Haiphong travel guide - Rusty Compass

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Haiphong travel guide

Haiphong Introduction

| 29 Sep 2018
Last updated 29 Sep 2018

Haiphong, Vietnam’s third largest city and the main port of Hanoi and the north, has so far opted out of the country's two decades in the international tourism spotlight. It looks like the city has had other priorities - despite being the gateway to Cat Ba Island and Halong Bay.

Since 2018, things have started to change. A new road from Hanoi places Haiphong a little over an hour away from the capital and a contest for travellers to Halong Bay is shaping up with Haiphong belatedly realising that with an airport, a rail line and a freeway, it may be the most logical staging point for travel to Vietnam's most celebrated natural wonder.

For now, Haiphong is the main gateway to Cat Ba Island.

You needn’t make it a priority during your Vietnam travels. But Cat Ba and the experience of Halong Bay from Haiphong are well worth considering as an alternative to the long established tourist experience of Halong Bay. And if you have some time, an afternoon or a day exploring Haiphong, its colonial architecture, photogenic streets and distinctive cuisine can be interesting.


Why visit Haiphong?

Haiphong feels a bit like Hanoi in the 90s. The streets are more mellow than Vietnam’s other major cities. It’s second only to Hanoi for amazing, crumbling colonial era architecture, and the people still have a smile for visitors. Haiphong’s street food scene is cool too - but more laid back than Hanoi or Saigon.

Haiphong is not a must-see. But if you’re interested in a major Vietnamese city minus tourists - with quite a bit of charm to boot, stop by. The airport makes it an interesting alternative for accessing Halong Bay.


What to see in Haiphong

Colonial era architecture

As a port city, Haiphong was key to the French colonial administration. The result is a large number of impressive colonial era buildings. Standout pieces of architecture include the People’s Committee complex (former Governor’s residence0 near the port, the State Bank Building, and the Opera House. There are many other major buildings attesting to the important role the port city played in the colonial economy.

Haiphong, Vietnam
Photo: Mark Bowyer Haiphong, Vietnam


Haiphong Museum

In desperate need of some love, Haiphong Museum does little justice to the city’s amazing role in Vietnamese history from ancient times to the present. It only opens 4 days a week, the upstairs collection is now closed off for 2 of those.

Worth a look on account of the imposing French building it resides in.

Haiphong Museum, Vietnam
Photo: Mark Bowyer Haiphong Museum, Vietnam

Cho Tam Bac - The Market

Take a wander in the streets around Cho Tam (Tam market). Very photogenic. Some great old buildings and wonderful characters.

The fabric ladies - Tam Bac Market, Haiphong, Vietnam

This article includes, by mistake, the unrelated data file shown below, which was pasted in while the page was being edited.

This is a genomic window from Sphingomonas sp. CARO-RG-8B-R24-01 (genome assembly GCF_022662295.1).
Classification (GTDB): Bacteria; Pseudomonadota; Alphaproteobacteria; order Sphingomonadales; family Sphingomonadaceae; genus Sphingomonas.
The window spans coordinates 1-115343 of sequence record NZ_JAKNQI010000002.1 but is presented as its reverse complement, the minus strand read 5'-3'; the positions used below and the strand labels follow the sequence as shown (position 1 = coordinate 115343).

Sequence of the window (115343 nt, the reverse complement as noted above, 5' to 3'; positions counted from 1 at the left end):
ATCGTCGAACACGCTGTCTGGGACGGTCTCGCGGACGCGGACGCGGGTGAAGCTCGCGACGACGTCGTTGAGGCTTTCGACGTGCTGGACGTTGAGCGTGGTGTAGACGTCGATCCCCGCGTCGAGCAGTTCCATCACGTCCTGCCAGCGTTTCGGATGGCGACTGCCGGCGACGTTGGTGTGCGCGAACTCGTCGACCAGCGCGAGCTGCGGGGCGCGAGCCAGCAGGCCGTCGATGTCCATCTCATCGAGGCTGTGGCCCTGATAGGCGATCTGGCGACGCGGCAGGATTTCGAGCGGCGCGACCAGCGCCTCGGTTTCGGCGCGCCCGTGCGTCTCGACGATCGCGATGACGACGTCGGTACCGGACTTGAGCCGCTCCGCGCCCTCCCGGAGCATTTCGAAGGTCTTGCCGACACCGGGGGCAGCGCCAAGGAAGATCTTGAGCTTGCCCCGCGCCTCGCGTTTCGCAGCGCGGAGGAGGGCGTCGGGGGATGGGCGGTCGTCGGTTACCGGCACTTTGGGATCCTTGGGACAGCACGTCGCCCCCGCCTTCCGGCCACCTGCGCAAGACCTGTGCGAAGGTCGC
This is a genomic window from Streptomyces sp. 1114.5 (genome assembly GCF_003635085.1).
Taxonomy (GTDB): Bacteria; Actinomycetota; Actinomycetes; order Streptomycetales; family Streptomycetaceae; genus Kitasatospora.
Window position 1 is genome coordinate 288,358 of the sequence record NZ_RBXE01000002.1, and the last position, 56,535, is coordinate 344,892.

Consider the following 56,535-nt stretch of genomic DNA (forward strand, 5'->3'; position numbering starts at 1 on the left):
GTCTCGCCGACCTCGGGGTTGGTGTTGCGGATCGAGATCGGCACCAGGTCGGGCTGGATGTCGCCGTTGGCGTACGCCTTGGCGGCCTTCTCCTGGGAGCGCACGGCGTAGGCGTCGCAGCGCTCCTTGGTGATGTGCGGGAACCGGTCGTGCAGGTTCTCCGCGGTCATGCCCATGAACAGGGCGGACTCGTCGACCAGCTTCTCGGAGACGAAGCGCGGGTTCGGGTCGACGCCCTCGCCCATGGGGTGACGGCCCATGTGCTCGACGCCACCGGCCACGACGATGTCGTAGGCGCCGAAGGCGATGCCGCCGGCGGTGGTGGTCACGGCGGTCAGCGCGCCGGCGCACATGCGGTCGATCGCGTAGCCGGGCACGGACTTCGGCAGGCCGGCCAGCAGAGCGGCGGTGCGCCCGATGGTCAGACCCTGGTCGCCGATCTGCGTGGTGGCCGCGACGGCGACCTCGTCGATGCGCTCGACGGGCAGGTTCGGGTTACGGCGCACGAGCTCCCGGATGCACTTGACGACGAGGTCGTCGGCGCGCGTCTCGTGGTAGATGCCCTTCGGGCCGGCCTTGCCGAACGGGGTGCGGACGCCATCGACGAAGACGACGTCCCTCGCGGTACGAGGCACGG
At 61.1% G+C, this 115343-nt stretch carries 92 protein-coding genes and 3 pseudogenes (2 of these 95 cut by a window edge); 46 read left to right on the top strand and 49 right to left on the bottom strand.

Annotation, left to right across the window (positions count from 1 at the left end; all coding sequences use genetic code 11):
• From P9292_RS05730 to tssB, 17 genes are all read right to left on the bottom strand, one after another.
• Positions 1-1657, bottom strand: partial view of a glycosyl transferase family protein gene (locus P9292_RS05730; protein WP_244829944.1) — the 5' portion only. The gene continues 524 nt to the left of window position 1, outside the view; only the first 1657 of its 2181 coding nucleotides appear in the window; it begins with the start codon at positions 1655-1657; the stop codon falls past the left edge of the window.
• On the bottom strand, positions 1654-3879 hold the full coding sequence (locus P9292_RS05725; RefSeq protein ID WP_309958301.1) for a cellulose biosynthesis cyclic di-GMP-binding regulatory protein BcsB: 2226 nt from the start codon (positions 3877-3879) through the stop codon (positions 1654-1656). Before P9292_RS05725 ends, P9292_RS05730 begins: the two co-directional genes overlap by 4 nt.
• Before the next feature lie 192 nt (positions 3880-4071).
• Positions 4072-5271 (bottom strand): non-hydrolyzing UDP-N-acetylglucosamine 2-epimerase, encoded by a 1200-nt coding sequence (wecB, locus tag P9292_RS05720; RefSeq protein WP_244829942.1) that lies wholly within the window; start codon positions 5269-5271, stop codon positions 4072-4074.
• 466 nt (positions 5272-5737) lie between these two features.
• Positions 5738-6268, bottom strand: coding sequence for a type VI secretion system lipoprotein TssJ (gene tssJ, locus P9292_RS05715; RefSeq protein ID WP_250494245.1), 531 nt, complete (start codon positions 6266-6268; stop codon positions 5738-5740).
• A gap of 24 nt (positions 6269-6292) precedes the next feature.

Photo: Mark Bowyer The fabric ladies - Tam Bac Market, Haiphong, Vietnam


The Haiphong waterfront

The Haiphong waterfront features some of the grandest colonial era architecture to be found anywhere in the former French colonies of Indochina.

French Governor's former residence - Haiphong, Vietnam
Photo: Mark Bowyer French Governor's former residence - Haiphong, Vietnam


Temples and Pagodas

There are a number of major temples and pagodas outside of Haiphong and a couple oloser town. Du Hang Pagoda is the most famous.

All of those we’ve visited are extravagant and have been comprehensively renovated - losing most of their character in the process. There is an interesting temple built into Cho Tam Bac Market.


Eating in Haiphong

Haiphong has no real “tourist” restaurant scene. So this is a good place to eat as the locals do. Street food is everywhere.

Here are some of the places we visited

Nam Giao

A local artist who now divides his time between Haiphong and Canada is behind Nam Giao. It’s a mix of restaurant and cafe. Nice place to chill.

Address: 20 Le Dai Hanh St Haiphong

Com Gia My

Friendly family run eatery serving simple local eats and familiar favourites like fried rice and noodles.

Address: 20 Tran Quang Khai Haiphong

Banh Mi Tam

My hotel didn’t include breakfast so I popped down here a couple of times. It was a good start to the day. Lovely people and a tasty banh mi trung op la - banh mi with egg and pate to get the cracking.

Address: 26 Tran Hung Dao St, Haiphong

Haiphong street food - Dien Bien Phu St

There’s street food everywhere in Haiphong. A standout strip of street eateries gets started each evening, on Dien Bien Phu St between Tran Phu and Nguyen Trai. You can get northern favourites like banh cuon and pho. You can also get the local specialty, banh da cua Haiphong - a delicious crab noodle soup. There a loads of other options too.

Banh Da Cua - Haiphong, Vietnam
Photo: Mark Bowyer Banh Da Cua - Haiphong, Vietnam


Banh Da Cua Ba Cu